With the passage of time, Austrian wines are gaining more and more recognition in newer wine countries like India. But there is still a long way to go. Despite putting earnest efforts, Austrian wines have so far had limited success in India. One Austrian winery however, has defied such trends, being successfully present in India for around 10 years. I am talking of Schloss Gobelsburg, one of Austria’s oldest wineries whose wines are being imported in the country through their importers Aspri Spirits Pvt Ltd.
A First Hand Perspective
Recently, Michael Moosbrugger, CEO and winemaker of Schloss Gobelsburg arrived in India for his routine connect with the Indian market. I was invited to attend his deep dive master class in New Delhi which covered his wines as well as the generic region where they come from. Before the master class, I stole some moments for a quick chat with Michael. The first encouraging sign was his positive perception of the Indian market:
Being a winemaker, I have learnt to be a little patient before I can reap dividends for my effort. If I am planting a vineyard today, I’m not doing it for myself anymore. It will be for the next generation. In the same sense, we have to be patient with developing markets like India. It is only then we can count the benefits
These are surely words of encouragement for his fellow winemakers back home. Michael further explained that over the past two decades, wine lovers and sommeliers have been more occupied with learning about French and similar appellations, having little time for other regions. He believes that people are now starting to get interested in things outside these appellations.
I think that in the next 5-10 years, we will see more and more interest in Austrian wines as well as wines from other reputed regions
The Rewards of Passion
Coming from a hotel family in Lech/ Arlberg, Michael worked for a few years in the hotel business before transitioning into winemaking- his field of passion. No wonder then, that his career path has been full of achievements, including the following:
2006– Winemaker of the year by the wine magazine Falstaff.
2007– Golden Glass by the Swedish Food & Wine magazines Allt om Mat’ and ‘Allt om Vin’ (a first for an Austrian winery).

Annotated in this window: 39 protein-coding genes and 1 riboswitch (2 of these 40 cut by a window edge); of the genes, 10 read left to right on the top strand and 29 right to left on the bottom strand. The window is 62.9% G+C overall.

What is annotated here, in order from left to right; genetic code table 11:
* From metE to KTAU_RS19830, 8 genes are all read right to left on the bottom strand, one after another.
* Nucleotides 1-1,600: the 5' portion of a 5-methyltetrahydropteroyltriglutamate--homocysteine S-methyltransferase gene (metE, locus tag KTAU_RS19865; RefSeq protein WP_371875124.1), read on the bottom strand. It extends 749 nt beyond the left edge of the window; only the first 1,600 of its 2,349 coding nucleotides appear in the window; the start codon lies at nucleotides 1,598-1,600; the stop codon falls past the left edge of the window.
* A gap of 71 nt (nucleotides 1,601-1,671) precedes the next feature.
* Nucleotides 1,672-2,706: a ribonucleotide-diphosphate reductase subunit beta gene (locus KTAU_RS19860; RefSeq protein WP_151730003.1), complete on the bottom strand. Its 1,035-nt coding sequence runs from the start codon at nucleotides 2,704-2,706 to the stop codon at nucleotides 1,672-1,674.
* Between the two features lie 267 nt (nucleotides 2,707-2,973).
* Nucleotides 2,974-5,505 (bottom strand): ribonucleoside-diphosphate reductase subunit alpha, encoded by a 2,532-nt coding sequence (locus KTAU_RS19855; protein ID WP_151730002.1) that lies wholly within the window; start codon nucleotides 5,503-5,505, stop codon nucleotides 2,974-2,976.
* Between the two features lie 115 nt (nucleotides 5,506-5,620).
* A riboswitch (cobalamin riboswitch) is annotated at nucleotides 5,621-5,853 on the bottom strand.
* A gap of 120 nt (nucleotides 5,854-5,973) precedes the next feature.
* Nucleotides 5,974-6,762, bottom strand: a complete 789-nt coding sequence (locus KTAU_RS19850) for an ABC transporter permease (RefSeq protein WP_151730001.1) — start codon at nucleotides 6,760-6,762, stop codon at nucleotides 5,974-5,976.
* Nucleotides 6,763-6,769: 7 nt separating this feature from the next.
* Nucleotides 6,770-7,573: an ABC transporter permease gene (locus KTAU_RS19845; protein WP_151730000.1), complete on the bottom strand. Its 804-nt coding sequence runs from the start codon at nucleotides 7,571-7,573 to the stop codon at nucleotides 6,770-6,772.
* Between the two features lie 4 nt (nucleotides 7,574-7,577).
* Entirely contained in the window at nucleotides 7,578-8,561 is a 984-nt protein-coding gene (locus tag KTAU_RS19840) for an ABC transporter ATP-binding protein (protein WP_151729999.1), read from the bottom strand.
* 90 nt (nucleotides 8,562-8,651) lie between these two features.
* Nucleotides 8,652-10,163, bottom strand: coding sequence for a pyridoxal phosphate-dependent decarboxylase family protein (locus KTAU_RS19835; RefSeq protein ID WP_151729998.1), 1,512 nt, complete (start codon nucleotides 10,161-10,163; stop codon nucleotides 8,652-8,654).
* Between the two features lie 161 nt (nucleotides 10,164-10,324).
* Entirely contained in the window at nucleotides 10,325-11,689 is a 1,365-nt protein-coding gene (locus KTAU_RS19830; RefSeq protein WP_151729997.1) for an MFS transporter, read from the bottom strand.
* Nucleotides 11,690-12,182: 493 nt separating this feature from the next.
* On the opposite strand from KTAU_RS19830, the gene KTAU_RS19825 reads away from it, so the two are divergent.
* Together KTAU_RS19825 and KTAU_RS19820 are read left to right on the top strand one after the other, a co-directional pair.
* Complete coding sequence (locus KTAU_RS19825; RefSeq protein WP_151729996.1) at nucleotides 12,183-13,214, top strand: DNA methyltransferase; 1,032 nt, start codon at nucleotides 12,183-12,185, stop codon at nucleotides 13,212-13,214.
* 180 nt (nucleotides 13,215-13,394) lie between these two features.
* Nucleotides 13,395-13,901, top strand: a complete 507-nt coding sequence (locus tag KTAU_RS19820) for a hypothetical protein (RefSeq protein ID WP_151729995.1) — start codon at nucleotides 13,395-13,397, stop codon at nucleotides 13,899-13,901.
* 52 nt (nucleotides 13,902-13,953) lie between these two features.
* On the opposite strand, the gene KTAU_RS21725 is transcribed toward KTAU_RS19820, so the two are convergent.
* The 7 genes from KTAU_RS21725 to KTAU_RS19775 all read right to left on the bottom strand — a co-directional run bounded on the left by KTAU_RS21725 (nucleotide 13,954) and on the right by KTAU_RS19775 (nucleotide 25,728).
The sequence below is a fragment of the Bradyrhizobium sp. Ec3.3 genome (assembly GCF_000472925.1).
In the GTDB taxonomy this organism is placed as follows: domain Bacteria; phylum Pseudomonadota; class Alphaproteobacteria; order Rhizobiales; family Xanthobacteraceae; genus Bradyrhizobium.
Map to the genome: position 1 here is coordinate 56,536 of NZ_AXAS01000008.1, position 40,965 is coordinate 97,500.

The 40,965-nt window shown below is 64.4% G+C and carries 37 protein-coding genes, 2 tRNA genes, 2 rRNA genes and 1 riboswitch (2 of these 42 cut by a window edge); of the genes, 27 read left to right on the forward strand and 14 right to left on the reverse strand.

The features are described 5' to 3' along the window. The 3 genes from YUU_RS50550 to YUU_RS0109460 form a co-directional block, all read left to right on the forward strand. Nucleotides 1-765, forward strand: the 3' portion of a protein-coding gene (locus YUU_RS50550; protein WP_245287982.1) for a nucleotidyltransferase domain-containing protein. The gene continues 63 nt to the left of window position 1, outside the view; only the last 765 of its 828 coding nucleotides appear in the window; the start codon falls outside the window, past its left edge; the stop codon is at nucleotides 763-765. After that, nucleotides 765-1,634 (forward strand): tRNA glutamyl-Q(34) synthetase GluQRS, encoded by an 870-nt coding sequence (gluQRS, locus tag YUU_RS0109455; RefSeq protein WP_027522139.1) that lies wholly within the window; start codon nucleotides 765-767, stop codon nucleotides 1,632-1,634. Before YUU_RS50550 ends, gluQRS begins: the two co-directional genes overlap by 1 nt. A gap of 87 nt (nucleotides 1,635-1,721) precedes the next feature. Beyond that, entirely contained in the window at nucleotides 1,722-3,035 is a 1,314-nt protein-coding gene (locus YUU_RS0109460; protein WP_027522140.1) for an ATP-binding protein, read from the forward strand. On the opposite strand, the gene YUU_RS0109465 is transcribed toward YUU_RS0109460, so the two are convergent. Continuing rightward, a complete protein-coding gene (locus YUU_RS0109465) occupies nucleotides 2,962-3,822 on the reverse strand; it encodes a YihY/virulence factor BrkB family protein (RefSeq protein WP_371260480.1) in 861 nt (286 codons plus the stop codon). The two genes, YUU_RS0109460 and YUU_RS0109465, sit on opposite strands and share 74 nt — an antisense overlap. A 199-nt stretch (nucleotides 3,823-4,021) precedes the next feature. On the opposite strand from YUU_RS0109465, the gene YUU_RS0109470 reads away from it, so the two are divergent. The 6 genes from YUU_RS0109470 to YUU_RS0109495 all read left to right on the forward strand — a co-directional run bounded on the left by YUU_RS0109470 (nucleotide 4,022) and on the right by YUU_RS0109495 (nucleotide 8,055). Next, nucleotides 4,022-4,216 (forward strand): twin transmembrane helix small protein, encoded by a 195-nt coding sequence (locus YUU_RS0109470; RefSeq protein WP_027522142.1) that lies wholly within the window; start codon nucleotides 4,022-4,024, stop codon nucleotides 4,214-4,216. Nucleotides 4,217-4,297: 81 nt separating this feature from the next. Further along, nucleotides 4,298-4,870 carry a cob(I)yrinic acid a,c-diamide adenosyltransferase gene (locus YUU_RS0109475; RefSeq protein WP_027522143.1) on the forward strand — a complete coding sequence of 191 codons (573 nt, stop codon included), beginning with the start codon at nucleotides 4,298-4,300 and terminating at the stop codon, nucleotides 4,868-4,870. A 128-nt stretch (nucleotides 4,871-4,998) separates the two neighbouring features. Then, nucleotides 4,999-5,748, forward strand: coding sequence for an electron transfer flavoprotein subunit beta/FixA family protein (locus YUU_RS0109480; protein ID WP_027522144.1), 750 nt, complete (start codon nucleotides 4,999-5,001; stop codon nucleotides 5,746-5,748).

2009, 2010, 2011, 2013 & 2014– Listing in Top 100 Wineries of the year by Wine and Spirits magazine.
2009– Champion of Value award by the Wine & Spirits Magazine.
The Master Class
A personally conducted master class by a winemaker often tells you what books and internet are not capable-of. Michael’s master class proved exactly that, sharpening the focus on his famed estate by bringing out many knowledge bytes.
Centuries Old Legacy
Situated in the Niederösterreich (Lower Austria) wine region, Schloss Gobelsburg has 1000 years of wine history (further dating back to the Bronze Age). Over the period it saw several ownership changes, settling down eventually with the Monastery of Zwettl- a Cistercian monastery, which acquired the estate in 1740. The monastery managed the estate directly until 1995, before handing over its reins to Eva and Michael Moosbrugger in February 1996.
Click here for my earlier article detailing Austria’s wine regions
Click here for all previous articles on Austrian wine on this blog
Diverse Terroir and Famed Varietals
Schloss Gobelsburg is largely known for its Riesling and Grüner Veltliner wines- white wines forming two thirds of its production. The Riesling feels at home on the meagre and stony terraces of Heiligenstein and Gaisberg, while Grüner thrives on the sandy loess soils courtesy its Danubian legacy. The remaining one third production is red wines, largely from the Pinot Noir lineage viz. Zweigelt (Austria’s largest planted red varietal), Sankt Laurent and Blauburgunder, though a little Merlot is also produced.
The Schloss Gobelsburg estate has vineyards situated in Kamptal, Kremstal and Traisental with some 70 hectares of historical vineyard sites located around the castle. Each site has its unique terroir which can be classified into three categories:
- Terraces along river Danube having a high mineral content- suitable for Riesling (25% of production).
- Loess/clay soils- suitable for Grüner Veltliner (55% of production).
- Danube sedimentation (along old path of Danube)- suitable for Pinot Noir, Sankt Laurent and Zweigelt (20% of production)
Kamp, Krems and Traisen are distributaries of Danube river and “tal” means “valley” in German language.
The Cistercian-Benedictine Divide
An interesting aspect brought out by Michel during his master class was the basic premise of Schloss Gobelsburg that defines its DNA till date. To distant watchers, monastic communities may look more or less similar with an ascetic way of life and religious orientation. But delve deeper and you would find a unique order to each.